On May 18, 2018, the United States District Court for the Northern District of California granted an insurer’s motion to dismiss state law claims in Stolebarger v. The Prudential Insurance Company of America, 2018 WL 2287672 (N.D. Cal. 2018). As background, Stolebarger brought this case after Prudential denied his claims for long-term disability (LTD), which he was claiming due to suffering from mental illness. His LTD policy was provided through his employment with the Bryan Cave law firm. In bringing this case, Stolebarger claimed that Prudential had violated portions of California’s Unfair Competition Law (UCL), amongst other claims of breach of contract. In the alternative, Stolebarger asserted that they violated ERISA.
Interestingly, Stolebarger claimed that his LTD policy was a voluntary plan. In keeping with the requirements necessary for a plan to be a voluntary plan, he alleged the following:
That his premiums were paid entirely by him, with no contribution from Bryan Cave
That participation in the LTD was completely voluntary for all Bryan Cave personnel
That Bryan Cave’s sole functions in connection with the LTD were to permit Prudential to publicize the program to employees and to collect premiums through payroll deductions and remit them to Prudential
That Bryan Cave received no consideration (outside reasonable compensation for administrative services) in connection with the Policy
While those are generally the requirements to be met for asserting that a plan is a voluntary plan – and, thus, exempt from ERISA – the court reviewed the plan documents and came to the decision that the LTD was, in fact, ERISA-covered. Specifically, Bryan Cave provided an SPD for the LTD, and that SPD stated that the LTD was governed by ERISA. Additionally, Bryan Cave identified itself as the plan sponsor, plan administrator, and agent for legal service of process. As such, the Court found that Bryan Cave had endorsed the LTD, which meant that the plan didn’t meet the requirements necessary to be a voluntary plan.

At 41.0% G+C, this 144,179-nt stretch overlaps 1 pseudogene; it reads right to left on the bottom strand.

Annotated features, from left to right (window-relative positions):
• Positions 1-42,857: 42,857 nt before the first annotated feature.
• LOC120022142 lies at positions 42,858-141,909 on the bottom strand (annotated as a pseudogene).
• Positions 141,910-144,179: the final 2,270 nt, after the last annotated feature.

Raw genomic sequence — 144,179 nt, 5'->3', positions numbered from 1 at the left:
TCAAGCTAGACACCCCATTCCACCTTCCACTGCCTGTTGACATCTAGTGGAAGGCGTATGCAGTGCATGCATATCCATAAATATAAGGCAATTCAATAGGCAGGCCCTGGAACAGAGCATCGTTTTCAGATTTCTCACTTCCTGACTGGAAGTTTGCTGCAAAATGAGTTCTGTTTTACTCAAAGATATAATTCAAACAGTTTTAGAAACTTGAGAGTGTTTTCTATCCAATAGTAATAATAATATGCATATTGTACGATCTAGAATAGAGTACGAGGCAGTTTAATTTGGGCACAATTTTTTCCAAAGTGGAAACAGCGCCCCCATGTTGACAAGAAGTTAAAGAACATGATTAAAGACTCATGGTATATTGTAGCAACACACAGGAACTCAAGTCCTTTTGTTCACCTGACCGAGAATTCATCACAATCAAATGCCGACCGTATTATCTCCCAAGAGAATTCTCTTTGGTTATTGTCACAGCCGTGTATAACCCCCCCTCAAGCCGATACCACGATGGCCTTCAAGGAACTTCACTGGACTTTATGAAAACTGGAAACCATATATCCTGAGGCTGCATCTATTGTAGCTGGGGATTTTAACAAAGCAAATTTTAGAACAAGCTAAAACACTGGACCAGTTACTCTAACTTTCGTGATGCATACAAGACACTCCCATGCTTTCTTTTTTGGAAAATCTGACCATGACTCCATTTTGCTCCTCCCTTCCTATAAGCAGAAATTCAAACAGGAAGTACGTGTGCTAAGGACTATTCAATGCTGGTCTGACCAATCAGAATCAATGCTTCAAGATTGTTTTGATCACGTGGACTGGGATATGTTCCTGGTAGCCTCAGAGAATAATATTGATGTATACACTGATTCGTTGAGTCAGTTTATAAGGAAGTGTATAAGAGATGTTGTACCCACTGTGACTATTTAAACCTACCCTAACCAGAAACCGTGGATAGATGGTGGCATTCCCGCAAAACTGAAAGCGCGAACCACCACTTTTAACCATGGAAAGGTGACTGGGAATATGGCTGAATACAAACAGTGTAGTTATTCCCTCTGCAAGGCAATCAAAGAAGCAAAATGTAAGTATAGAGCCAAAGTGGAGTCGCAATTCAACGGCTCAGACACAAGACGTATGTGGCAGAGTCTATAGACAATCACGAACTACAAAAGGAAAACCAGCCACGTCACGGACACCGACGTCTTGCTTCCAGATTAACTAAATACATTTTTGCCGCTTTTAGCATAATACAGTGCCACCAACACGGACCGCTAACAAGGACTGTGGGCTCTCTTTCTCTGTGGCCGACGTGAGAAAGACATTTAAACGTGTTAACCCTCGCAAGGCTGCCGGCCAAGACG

Since the Court decided that ERISA applied to the LTD, Stolebarger’s claims based on state law were preempted. Generally, in order for a state law to fall outside of ERISA’s express preemption provision, two requirements must be met: the state law must be specifically directed toward entities engaged in insurance, and the state law must substantially affect the risk pooling arrangement between the insurer and the insured. The Court found that neither of those standards had been met. Additionally, a state law is completely preempted if the claim could have been brought under ERISA and if there’s another legal duty, independent of ERISA, which is implicated by a defendant’s actions. The court found the state law to be preempted since Stolebarger’s assertion that his claim had been wrongly denied would be based squarely upon the terms of his ERISA-covered LTD policy.
So, the court essentially deemed the LTD plan to be an ERISA-covered plan and then ruled that ERISA preempted state law in this situation. Although we don’t normally report on federal district court cases, we thought it important to highlight how the issue of voluntary plans can arise in a court case. With this case in mind, employers should consider whether or not their plan documents line up with their desire for a certain plan to be voluntary. Specifically, they should be careful not to distribute documents that promise rights under ERISA where they don’t intend any to exist. They should also ensure that they meet the four requirements for sponsoring a voluntary plan, if that’s their goal.
Source: NFP BenefitsPartners